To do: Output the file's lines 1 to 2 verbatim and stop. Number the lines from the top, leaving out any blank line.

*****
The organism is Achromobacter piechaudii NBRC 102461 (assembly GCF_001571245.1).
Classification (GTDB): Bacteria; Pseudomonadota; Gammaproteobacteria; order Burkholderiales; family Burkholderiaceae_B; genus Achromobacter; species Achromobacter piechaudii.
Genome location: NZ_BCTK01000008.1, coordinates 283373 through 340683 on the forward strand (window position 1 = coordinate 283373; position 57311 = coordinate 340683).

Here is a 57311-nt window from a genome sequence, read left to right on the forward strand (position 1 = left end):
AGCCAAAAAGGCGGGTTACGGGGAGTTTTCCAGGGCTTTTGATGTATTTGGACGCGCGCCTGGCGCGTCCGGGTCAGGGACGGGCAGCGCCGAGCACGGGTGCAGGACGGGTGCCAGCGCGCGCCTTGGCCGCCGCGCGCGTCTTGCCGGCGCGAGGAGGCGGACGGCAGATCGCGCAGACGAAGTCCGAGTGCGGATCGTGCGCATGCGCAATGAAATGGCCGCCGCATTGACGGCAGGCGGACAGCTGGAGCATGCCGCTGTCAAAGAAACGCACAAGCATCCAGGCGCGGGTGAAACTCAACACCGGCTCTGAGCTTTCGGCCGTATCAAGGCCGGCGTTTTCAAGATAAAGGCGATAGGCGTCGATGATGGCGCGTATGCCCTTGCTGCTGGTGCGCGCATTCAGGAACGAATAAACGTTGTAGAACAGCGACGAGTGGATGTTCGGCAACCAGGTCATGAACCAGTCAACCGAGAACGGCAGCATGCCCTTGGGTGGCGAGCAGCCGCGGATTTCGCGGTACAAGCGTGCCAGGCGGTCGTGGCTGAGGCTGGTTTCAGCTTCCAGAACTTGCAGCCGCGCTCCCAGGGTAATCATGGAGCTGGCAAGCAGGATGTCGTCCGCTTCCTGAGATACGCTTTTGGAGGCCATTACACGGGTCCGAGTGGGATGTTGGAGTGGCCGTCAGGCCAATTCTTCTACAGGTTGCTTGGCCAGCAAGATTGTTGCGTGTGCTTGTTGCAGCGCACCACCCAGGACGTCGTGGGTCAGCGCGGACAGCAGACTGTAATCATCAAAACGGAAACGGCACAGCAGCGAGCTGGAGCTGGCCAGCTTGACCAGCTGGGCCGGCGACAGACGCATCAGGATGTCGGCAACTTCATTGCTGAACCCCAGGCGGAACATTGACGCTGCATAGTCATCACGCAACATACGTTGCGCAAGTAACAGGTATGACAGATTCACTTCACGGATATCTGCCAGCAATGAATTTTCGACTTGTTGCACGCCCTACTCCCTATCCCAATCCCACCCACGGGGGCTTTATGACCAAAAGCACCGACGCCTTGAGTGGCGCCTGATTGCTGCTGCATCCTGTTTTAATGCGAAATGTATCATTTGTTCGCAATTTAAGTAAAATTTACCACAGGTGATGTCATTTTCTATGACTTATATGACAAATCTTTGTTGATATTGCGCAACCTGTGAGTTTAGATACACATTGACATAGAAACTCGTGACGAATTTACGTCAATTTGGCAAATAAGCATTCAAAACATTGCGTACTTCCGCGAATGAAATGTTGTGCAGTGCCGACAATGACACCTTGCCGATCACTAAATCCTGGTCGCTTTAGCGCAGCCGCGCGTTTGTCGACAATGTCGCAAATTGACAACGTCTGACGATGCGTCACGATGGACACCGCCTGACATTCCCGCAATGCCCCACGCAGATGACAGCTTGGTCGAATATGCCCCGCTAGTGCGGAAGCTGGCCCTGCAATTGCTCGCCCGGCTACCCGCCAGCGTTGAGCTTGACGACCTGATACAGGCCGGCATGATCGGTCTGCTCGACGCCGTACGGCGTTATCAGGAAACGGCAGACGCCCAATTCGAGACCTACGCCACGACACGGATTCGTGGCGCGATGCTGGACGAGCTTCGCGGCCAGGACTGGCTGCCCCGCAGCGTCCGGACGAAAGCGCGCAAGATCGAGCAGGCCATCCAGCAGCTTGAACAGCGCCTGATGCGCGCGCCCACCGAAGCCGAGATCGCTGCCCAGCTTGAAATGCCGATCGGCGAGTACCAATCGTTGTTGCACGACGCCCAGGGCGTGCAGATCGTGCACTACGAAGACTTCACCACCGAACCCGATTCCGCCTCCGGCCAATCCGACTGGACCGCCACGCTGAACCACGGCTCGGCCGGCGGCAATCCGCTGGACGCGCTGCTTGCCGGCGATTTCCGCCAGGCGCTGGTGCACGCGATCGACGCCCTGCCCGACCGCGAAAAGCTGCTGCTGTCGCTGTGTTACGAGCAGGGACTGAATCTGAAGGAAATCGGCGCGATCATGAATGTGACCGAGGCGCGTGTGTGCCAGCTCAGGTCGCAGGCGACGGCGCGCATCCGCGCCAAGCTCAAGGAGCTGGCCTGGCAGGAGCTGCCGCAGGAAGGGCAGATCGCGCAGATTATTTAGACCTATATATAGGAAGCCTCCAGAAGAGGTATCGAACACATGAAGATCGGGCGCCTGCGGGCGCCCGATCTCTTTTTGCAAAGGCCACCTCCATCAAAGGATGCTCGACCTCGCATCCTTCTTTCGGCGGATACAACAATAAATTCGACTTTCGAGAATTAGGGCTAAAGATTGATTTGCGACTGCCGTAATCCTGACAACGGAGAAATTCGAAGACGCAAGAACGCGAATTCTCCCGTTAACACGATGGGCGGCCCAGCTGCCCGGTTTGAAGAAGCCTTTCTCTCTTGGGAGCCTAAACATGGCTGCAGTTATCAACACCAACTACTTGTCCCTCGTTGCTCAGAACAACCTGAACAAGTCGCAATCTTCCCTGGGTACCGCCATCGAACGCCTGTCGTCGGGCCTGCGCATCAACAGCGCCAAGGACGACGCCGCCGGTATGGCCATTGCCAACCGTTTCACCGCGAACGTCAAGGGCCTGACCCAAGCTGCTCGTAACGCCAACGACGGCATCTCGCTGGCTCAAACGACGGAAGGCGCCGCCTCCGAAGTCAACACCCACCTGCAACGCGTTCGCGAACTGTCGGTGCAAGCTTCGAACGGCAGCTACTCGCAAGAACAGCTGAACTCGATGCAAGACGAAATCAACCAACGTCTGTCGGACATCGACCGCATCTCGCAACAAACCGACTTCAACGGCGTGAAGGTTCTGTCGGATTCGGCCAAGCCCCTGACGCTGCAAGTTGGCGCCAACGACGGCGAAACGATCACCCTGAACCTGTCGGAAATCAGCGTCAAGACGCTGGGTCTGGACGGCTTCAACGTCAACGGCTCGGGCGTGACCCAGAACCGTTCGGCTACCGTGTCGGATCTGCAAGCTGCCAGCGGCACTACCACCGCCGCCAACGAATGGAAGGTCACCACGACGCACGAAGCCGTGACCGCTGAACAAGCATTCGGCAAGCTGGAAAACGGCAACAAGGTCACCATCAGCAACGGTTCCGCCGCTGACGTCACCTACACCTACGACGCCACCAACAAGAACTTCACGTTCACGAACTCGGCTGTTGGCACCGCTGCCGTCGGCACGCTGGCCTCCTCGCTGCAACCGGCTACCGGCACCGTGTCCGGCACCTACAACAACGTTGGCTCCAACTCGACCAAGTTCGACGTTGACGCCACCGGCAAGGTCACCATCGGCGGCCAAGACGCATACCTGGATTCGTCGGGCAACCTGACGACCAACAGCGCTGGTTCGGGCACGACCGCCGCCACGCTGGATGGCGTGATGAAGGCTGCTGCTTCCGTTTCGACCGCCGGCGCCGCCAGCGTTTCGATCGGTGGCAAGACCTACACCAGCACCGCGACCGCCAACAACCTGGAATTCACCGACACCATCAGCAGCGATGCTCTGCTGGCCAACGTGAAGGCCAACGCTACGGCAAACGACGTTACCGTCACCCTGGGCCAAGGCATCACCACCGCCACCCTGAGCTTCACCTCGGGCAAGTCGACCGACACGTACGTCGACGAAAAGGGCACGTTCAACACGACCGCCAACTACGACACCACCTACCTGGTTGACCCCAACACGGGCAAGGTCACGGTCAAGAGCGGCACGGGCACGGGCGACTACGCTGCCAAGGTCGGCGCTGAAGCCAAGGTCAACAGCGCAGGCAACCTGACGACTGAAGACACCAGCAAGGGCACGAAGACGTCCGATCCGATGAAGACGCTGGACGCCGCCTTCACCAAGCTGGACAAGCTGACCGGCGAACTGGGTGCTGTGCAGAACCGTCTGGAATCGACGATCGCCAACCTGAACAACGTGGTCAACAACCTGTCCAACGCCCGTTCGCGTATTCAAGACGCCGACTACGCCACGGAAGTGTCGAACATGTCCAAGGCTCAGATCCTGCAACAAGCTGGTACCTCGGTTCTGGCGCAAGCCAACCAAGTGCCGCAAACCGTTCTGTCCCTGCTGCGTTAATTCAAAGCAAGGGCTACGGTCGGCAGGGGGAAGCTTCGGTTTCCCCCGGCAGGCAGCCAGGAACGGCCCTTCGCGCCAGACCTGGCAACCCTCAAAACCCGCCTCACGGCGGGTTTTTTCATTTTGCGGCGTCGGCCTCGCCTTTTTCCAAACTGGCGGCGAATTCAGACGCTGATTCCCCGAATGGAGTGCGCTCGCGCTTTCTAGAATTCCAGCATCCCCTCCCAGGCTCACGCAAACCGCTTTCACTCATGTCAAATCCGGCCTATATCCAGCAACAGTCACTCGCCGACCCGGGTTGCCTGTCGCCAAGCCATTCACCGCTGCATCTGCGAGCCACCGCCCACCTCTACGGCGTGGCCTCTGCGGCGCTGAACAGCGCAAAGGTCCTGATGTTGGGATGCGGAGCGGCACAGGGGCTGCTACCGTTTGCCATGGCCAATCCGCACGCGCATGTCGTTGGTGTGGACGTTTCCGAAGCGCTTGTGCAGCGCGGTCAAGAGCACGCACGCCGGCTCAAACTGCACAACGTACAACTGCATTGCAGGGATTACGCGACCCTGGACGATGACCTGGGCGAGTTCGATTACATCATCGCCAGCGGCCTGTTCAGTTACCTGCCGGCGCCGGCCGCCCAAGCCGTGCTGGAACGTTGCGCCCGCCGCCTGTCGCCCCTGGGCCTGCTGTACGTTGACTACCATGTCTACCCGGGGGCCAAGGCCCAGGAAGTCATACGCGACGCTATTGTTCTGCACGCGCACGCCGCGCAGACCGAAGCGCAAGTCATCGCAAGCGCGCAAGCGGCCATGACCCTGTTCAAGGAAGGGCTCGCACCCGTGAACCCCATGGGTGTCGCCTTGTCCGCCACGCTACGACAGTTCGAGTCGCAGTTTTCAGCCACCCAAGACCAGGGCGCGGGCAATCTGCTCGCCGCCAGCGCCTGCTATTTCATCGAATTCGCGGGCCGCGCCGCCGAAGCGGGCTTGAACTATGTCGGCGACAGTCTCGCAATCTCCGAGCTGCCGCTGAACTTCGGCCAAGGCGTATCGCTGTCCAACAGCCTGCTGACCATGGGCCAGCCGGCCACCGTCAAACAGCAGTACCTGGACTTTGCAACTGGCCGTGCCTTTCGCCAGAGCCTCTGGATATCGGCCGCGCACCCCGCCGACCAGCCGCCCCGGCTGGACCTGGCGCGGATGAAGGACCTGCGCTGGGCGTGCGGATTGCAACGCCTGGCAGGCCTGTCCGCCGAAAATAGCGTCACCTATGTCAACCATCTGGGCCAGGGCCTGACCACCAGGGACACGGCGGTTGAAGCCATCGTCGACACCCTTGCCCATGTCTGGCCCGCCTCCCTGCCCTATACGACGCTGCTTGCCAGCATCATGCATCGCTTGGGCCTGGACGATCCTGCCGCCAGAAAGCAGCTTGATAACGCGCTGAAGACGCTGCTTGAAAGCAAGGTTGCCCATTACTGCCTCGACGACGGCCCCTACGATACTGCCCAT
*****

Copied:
The organism is Achromobacter piechaudii NBRC 102461 (assembly GCF_001571245.1).
Classification (GTDB): Bacteria; Pseudomonadota; Gammaproteobacteria; order Burkholderiales; family Burkholderiaceae_B; genus Achromobacter; species Achromobacter piechaudii.